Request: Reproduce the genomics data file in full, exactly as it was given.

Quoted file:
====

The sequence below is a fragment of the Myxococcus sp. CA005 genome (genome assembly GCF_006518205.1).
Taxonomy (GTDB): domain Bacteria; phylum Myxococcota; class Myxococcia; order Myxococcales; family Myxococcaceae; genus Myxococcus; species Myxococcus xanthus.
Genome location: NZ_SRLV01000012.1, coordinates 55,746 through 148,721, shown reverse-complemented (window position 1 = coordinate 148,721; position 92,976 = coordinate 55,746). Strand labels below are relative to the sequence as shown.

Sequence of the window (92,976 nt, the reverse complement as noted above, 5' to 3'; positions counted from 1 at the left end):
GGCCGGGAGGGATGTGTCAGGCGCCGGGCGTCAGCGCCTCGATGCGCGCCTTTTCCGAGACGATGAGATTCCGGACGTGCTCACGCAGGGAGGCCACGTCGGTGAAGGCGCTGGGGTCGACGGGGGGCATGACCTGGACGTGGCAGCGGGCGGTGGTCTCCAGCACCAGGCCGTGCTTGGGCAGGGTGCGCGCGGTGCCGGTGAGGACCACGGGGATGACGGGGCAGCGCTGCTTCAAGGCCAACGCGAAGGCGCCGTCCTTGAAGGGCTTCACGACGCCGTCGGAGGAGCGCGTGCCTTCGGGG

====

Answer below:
The sequence below is a fragment of the Myxococcus sp. CA005 genome (genome assembly GCF_006518205.1).
Taxonomy (GTDB): domain Bacteria; phylum Myxococcota; class Myxococcia; order Myxococcales; family Myxococcaceae; genus Myxococcus; species Myxococcus xanthus.
Genome location: NZ_SRLV01000012.1, coordinates 55,746 through 148,721, shown reverse-complemented (window position 1 = coordinate 148,721; position 92,976 = coordinate 55,746). Strand labels below are relative to the sequence as shown.

Sequence of the window (92,976 nt, the reverse complement as noted above, 5' to 3'; positions counted from 1 at the left end):
GGCCGGGAGGGATGTGTCAGGCGCCGGGCGTCAGCGCCTCGATGCGCGCCTTTTCCGAGACGATGAGATTCCGGACGTGCTCACGCAGGGAGGCCACGTCGGTGAAGGCGCTGGGGTCGACGGGGGGCATGACCTGGACGTGGCAGCGGGCGGTGGTCTCCAGCACCAGGCCGTGCTTGGGCAGGGTGCGCGCGGTGCCGGTGAGGACCACGGGGATGACGGGGCAGCGCTGCTTCAAGGCCAACGCGAAGGCGCCGTCCTTGAAGGGCTTCACGACGCCGTCGGAGGAGCGCGTGCCTTCGGGG